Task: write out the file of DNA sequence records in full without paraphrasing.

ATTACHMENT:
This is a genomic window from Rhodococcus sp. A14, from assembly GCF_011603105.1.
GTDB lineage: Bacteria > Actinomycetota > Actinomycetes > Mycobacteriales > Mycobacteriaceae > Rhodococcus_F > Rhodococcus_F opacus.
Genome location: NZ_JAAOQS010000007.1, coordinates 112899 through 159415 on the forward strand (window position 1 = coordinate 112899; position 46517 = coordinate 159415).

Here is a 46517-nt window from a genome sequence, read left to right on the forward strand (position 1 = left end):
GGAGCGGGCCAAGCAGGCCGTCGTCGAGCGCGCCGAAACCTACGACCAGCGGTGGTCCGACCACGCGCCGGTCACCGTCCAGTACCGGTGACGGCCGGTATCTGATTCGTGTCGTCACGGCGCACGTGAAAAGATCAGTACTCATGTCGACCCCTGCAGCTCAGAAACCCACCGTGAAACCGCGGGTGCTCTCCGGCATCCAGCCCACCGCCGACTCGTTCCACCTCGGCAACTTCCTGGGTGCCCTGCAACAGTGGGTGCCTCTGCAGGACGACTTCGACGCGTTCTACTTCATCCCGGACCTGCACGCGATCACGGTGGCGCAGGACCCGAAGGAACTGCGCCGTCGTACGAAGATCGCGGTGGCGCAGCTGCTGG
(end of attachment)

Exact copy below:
This is a genomic window from Rhodococcus sp. A14, from assembly GCF_011603105.1.
GTDB lineage: Bacteria > Actinomycetota > Actinomycetes > Mycobacteriales > Mycobacteriaceae > Rhodococcus_F > Rhodococcus_F opacus.
Genome location: NZ_JAAOQS010000007.1, coordinates 112899 through 159415 on the forward strand (window position 1 = coordinate 112899; position 46517 = coordinate 159415).

Here is a 46517-nt window from a genome sequence, read left to right on the forward strand (position 1 = left end):
GGAGCGGGCCAAGCAGGCCGTCGTCGAGCGCGCCGAAACCTACGACCAGCGGTGGTCCGACCACGCGCCGGTCACCGTCCAGTACCGGTGACGGCCGGTATCTGATTCGTGTCGTCACGGCGCACGTGAAAAGATCAGTACTCATGTCGACCCCTGCAGCTCAGAAACCCACCGTGAAACCGCGGGTGCTCTCCGGCATCCAGCCCACCGCCGACTCGTTCCACCTCGGCAACTTCCTGGGTGCCCTGCAACAGTGGGTGCCTCTGCAGGACGACTTCGACGCGTTCTACTTCATCCCGGACCTGCACGCGATCACGGTGGCGCAGGACCCGAAGGAACTGCGCCGTCGTACGAAGATCGCGGTGGCGCAGCTGCTGG